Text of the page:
Kenya has been blessed with unbounded beauty that evokes amazement on its sacred land for centuries, ranging from wildlife and natural physical features. With a patriotic spirit, Kenya has a proud tradition of citizen involvement in wildlife conservation however, thousands of people miss out on the opportunity to see, explore and experience the wondrous creations.
In the education system, children learn about their heritage, their environment and acquire basic skills that will help them become tomorrow’s future leaders. As they learn about their environment, they are often taught about how to conserve the world’s ecosystem and their roles as human beings. However, due to various financial constraints, most children in Kenya grow up with very little understanding of nature and therefore, it remains an unseen phenomenon to them.
Meet Teach For Kenya Fellow, Racheal Vichei, who explored an opportunity where children from Kwa Njenga Primary School could learn beyond the classroom. “In primary school, we had trips from elementary level to class 8 but we had to pay a certain amount. In case a student was unable to pay, they remained either at home or school. In Kwa Njenga Primary School, no student has ever gone for a field trip,’’ Ms Racheal says. As a passionate and undeniably driven leader, Racheal hoped that one day, all children at her school could have an opportunity to see and learn about the magnificent wild animals in their nature.
On December 22nd 2021, Ms. Racheal received great news from the African Fund for Endangered Wildlife — Kenya (Giraffe Centre), that her school had received a fully funded sponsorship for a termly Ecological trip. “I wish you could see the headteacher’s reaction!” Racheal joyfully exclaimed. From her unrelenting passion for education, wildlife and environmental conservation, Racheal was sure that her learners would finally learn more about their environment and strive to protect it. As Sir David Attenborough said, “No one will protect what they don’t care about. And no one will care about what they haven’t experienced.”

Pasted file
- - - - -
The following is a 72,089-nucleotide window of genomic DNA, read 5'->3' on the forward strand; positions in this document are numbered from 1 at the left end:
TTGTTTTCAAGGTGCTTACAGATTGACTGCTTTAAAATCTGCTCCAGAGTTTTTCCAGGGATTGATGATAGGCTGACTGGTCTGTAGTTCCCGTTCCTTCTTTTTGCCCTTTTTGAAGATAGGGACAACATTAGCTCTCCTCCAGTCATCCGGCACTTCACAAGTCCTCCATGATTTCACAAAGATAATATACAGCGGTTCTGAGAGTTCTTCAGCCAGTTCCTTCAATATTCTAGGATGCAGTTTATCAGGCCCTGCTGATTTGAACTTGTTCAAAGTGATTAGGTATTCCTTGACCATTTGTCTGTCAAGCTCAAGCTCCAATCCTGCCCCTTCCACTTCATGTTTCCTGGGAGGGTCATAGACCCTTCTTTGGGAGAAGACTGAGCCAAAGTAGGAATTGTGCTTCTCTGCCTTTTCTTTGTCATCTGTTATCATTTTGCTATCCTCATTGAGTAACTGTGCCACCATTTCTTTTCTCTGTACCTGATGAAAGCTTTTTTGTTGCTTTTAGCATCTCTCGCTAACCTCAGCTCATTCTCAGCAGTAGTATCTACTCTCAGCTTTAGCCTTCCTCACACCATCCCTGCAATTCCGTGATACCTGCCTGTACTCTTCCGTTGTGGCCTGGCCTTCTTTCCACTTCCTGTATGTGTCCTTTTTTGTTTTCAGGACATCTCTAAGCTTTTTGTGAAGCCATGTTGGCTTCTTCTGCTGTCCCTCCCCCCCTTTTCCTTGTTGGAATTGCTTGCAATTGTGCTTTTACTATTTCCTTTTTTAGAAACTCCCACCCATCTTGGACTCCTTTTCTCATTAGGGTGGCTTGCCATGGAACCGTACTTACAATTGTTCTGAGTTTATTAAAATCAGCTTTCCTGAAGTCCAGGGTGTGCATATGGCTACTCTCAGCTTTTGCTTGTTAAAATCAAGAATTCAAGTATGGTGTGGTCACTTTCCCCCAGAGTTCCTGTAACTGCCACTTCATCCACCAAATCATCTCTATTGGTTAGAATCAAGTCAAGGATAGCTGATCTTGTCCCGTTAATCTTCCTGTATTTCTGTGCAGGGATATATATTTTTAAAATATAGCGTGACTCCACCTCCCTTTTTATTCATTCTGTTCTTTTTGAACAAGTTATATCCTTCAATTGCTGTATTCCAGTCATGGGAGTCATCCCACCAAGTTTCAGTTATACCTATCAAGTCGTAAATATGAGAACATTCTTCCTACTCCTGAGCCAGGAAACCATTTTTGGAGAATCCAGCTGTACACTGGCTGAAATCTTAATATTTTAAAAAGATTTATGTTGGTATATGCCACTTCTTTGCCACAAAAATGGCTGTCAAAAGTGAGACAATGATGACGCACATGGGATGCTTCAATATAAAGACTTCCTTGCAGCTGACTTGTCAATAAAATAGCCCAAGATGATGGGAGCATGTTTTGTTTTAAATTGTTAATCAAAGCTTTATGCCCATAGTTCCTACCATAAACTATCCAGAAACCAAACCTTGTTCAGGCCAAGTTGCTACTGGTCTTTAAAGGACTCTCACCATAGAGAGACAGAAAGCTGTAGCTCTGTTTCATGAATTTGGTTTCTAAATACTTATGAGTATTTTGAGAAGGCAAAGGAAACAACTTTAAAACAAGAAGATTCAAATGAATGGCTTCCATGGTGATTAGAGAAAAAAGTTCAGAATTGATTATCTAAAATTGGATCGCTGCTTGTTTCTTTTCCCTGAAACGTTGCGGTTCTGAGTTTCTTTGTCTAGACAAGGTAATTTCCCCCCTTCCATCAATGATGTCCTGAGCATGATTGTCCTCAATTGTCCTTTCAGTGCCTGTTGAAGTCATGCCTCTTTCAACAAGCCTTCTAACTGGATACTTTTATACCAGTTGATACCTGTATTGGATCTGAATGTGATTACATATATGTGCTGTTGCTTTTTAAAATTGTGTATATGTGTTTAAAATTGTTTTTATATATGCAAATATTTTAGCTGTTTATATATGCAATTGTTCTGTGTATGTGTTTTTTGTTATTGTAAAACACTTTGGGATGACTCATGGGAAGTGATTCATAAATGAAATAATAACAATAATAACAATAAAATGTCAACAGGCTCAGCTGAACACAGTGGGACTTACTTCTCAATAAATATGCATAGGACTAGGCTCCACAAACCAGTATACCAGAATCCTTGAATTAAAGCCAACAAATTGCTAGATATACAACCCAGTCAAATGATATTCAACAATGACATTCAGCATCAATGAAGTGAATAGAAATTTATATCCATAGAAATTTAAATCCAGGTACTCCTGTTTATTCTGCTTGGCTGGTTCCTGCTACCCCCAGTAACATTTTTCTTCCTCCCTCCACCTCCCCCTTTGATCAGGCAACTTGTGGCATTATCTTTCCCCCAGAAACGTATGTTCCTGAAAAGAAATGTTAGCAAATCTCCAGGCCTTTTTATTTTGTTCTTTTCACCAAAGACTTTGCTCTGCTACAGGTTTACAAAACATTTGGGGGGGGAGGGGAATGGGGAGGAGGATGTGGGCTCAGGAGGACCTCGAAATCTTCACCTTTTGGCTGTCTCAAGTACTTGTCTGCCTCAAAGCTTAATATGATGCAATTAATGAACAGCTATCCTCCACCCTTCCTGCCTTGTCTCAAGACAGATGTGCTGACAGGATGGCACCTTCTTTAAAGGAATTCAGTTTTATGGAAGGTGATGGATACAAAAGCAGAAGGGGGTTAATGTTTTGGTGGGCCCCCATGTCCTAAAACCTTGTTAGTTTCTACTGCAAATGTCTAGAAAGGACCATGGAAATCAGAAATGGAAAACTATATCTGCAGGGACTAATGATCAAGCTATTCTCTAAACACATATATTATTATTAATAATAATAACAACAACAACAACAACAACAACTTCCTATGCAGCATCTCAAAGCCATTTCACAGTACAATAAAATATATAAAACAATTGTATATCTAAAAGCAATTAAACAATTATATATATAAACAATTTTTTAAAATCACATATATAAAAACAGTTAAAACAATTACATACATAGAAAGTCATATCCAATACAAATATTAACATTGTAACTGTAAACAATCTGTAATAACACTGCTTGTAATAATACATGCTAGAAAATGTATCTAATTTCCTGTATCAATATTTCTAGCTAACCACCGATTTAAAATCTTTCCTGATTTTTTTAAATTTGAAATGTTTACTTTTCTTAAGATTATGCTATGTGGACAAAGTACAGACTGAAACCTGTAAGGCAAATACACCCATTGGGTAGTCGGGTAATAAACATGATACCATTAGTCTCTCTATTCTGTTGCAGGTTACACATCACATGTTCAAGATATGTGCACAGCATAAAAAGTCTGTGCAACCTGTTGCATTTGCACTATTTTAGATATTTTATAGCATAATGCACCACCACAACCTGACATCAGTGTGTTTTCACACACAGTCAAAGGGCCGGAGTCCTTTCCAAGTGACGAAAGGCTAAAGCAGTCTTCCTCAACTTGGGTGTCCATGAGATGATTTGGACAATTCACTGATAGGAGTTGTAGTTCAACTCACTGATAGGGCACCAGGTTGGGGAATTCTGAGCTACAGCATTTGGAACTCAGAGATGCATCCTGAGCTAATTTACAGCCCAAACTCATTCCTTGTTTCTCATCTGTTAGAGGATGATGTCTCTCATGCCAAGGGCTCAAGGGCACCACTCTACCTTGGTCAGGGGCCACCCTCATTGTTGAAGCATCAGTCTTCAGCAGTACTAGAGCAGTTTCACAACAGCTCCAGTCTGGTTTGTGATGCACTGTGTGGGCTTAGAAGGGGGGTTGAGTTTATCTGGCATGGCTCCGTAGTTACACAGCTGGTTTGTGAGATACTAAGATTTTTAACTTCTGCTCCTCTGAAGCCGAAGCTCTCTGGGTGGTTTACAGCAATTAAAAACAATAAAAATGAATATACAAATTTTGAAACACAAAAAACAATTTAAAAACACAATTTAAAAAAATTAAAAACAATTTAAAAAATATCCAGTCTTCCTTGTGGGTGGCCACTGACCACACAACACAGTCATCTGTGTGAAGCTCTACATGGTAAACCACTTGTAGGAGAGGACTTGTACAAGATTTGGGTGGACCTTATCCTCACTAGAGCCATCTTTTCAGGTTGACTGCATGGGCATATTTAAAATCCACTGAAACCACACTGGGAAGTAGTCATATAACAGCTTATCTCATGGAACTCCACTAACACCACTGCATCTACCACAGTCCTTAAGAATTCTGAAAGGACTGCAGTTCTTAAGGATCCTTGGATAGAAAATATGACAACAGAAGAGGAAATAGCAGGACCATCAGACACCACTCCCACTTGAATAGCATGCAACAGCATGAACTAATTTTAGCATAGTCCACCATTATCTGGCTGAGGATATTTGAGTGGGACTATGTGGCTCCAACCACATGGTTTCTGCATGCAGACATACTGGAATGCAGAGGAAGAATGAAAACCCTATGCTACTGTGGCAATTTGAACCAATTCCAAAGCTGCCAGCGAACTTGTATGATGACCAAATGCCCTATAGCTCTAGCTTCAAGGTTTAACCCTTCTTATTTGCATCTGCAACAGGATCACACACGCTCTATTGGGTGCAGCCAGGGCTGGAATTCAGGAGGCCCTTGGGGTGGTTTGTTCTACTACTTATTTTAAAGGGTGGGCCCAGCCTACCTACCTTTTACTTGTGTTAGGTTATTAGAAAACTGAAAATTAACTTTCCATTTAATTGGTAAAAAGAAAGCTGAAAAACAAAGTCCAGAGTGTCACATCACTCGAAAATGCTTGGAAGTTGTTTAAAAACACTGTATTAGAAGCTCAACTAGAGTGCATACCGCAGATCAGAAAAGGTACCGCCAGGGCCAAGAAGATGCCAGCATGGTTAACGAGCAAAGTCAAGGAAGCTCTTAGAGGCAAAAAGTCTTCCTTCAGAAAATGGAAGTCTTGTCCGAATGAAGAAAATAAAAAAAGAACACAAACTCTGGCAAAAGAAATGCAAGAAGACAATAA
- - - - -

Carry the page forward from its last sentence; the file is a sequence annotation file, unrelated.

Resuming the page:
On 18th January, a large white bus from the African Fund for Endangered Wildlife (AFEW), arrived at Kwa Njenga Primary school. The learners beamed with excitement as the long-awaited day had finally arrived. On arrival at Giraffe Centre, the learners had a briefing session and learnt about giraffes and further proceeded to feed them and explore the park.
The roars, squeals, chirps and whoops wowed the learners. Their fascination and quest for knowledge could be seen from their active participation through the jotting of short notes and asking questions. In just one day, the learners also visited Mamba Village — where they saw tortoises, crocodiles and ostriches and proceeded to Nairobi National Park — where they saw lions, warthogs, cheetahs and buffalos. By the end of the day, the children learnt classification of animals based on; what they eat, their lifespan and how they live and survive.
The ecological trip was indeed a powerful magnet that greatly engaged the young minds. The students received important knowledge on the negative effects of poaching, environmental pollution and how the degradation of wildlife could affect the future. The AFEW team inspired the students to become active young leaders who advocate for wildlife protection and take more account of environmental issues.
“The park and the environment are an excellent outdoor classroom that arouses children’s interest on issues that are important. The best way we can make them future great leaders, is to involve them in finding solutions,” Ms. Racheal affirmed.
As Teach For Kenya, we are extremely proud of the efforts that our Fellow, Racheal Vichei and the AFEW are making towards saving the country’s spectacular wildlife heritage, by reconnecting children with nature and ensuring quality education beyond the classroom.